Okudo - Okudo Tomae Stratum Natural Sharpening Stone Class B
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Okudo is a semi-active (Higashi Mono) Kyoto whetstone mine that is best known for the most highly coveted Suita in Japan. Higashi Mono means eastern mines of Kyoto. Tomae identifies the Strata...
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The Tomae stone is a medium hard stone, that has exceptional properties for final honing of kitchen knives and chisels. Not typically hard enough for razors.
This medium hard stone will create its own slurry with a minimal amount of water. Naguara stones can be used to increase the slurry.
The Class B stone has some minor imperfections.
You may be curious as to the markings on the stones. The top left indicate the mine (Okudo). The bottom left indicates the Stratum (Tomae). The numbers on the sides are simply for inventory purposes by the mine.
We have been working with our partners in Japan to get a consistent natural stone. Although Class A and B stones account for less than 10% of all stones mined, we are confident that we can provide these on a consistent basis. All of these stones will be a minimum of 65mm wide and 100mm long. These are a naturally occurring material and cannot be exactly as depicted in the photograph.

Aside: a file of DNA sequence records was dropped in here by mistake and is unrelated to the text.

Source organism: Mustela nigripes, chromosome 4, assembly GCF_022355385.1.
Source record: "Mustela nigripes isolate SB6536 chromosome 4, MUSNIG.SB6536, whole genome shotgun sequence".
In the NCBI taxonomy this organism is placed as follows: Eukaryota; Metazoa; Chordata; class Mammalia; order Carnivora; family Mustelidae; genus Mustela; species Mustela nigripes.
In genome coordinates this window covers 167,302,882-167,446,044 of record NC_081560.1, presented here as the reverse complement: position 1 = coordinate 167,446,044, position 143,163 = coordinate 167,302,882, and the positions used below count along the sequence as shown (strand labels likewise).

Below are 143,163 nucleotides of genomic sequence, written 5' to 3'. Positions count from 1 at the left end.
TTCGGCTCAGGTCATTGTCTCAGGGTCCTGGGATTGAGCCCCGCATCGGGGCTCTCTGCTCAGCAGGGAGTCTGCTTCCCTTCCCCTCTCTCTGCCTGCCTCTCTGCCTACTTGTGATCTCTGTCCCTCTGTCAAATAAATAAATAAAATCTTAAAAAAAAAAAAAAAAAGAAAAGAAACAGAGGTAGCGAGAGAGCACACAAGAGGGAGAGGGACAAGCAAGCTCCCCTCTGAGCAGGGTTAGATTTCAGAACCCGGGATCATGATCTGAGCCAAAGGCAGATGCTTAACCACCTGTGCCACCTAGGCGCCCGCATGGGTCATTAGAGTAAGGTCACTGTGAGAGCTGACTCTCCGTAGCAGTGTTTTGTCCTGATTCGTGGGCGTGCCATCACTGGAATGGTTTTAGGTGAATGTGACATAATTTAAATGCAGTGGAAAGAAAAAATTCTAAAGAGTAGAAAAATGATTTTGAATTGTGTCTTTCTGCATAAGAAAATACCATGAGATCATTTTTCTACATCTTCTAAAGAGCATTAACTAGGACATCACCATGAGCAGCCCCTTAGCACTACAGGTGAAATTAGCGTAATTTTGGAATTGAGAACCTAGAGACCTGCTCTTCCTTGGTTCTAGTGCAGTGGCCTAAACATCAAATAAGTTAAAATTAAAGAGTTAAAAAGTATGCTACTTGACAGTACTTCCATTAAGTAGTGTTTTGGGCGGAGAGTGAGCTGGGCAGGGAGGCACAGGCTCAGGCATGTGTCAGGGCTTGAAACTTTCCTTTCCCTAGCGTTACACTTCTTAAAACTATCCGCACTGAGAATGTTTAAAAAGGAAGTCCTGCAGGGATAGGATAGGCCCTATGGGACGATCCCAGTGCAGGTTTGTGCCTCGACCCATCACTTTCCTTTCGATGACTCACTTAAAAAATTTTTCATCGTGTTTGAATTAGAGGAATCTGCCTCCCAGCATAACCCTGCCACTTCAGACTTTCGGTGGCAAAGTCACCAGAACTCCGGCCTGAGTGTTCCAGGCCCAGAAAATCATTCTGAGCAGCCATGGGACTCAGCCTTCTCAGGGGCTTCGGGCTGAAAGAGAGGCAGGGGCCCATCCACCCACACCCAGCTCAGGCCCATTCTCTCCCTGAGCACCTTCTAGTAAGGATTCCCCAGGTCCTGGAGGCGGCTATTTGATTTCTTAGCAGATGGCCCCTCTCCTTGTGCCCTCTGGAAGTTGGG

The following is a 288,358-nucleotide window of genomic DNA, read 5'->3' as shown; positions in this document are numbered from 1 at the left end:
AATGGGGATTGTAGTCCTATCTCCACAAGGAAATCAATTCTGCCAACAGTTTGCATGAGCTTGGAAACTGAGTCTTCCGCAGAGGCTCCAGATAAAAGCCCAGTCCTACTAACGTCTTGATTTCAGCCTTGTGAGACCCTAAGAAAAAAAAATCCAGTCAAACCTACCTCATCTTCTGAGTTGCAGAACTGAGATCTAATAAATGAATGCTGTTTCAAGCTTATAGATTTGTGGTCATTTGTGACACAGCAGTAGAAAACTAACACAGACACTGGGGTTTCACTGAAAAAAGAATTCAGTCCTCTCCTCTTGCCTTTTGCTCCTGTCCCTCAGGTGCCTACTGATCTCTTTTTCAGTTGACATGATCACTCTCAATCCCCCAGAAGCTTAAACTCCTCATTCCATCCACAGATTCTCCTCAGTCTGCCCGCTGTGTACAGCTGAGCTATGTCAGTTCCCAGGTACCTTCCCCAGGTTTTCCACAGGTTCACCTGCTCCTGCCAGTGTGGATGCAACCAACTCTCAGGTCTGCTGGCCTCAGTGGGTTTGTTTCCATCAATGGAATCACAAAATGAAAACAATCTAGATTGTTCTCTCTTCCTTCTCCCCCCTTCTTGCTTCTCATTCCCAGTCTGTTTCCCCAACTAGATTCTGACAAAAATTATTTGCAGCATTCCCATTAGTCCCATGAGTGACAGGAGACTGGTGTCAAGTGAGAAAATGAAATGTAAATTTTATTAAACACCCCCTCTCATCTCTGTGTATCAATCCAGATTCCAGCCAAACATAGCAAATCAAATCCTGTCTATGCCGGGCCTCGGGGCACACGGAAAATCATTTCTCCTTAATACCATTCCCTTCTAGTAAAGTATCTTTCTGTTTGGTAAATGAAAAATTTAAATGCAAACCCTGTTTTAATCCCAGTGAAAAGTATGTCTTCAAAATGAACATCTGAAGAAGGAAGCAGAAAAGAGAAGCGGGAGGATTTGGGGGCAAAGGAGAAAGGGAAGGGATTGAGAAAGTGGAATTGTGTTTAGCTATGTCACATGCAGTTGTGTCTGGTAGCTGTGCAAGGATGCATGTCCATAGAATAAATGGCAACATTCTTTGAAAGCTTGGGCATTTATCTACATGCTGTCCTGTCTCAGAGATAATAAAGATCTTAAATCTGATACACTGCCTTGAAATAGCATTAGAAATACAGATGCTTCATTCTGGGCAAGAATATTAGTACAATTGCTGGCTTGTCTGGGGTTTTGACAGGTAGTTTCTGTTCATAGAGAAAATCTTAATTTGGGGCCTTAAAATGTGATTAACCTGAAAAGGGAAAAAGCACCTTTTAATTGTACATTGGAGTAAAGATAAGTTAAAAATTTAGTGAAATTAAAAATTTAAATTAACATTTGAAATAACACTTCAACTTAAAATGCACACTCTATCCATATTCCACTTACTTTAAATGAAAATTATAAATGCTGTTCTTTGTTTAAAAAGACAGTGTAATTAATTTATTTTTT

Sharpening stone material has been mined in Japan for nearly 2,000 years. About 1,200 years ago, the best deposits were discovered in the mountainous Narutaki District north of present day Kyoto. Over the centuries, the easily obtainable deposits have been mined out. Today, laborious tunneling and mining techniques are required to obtain natural sharpening stones. All of the natural stones sold by the Japan Woodworker have been selected following a centuries old grading method. Particular care is taken to ensure that we obtain stones of a more uniform size and quality than those generally available in Japan.
Basically, there are three categories of natural Japanese waterstones and numerous gradations and quality levels within each category. Coarse, Medium and Finish Stones. We only stock Finish Stones. Many craftsman choose to use synthetic stones to prepare a damaged or very dull tool. Choosing to use the more expensive natural stone for the final sharpening/honing.
Finish Stones are used for final polishing to produce a razor-sharp edge. Finish Stones are in short supply and can range in price from an amount similar to a synthetic Finishing Stone to over $2,000 for the finest polishing stones used for sword polishing. Finish Stones do not produce a mirror bright finish as do the synthetic stones. Japanese craftsmen believe the mirror finish obscures the surface of the bevel and does not allow as fine a determination of its flatness and sharpness.
In addition, the Finish Stone brings out all of the beauty of the lamination lines in the soft metal (Jigane) of the better quality plane irons, much as the temper line in the Samurai sword is brought out by polishing.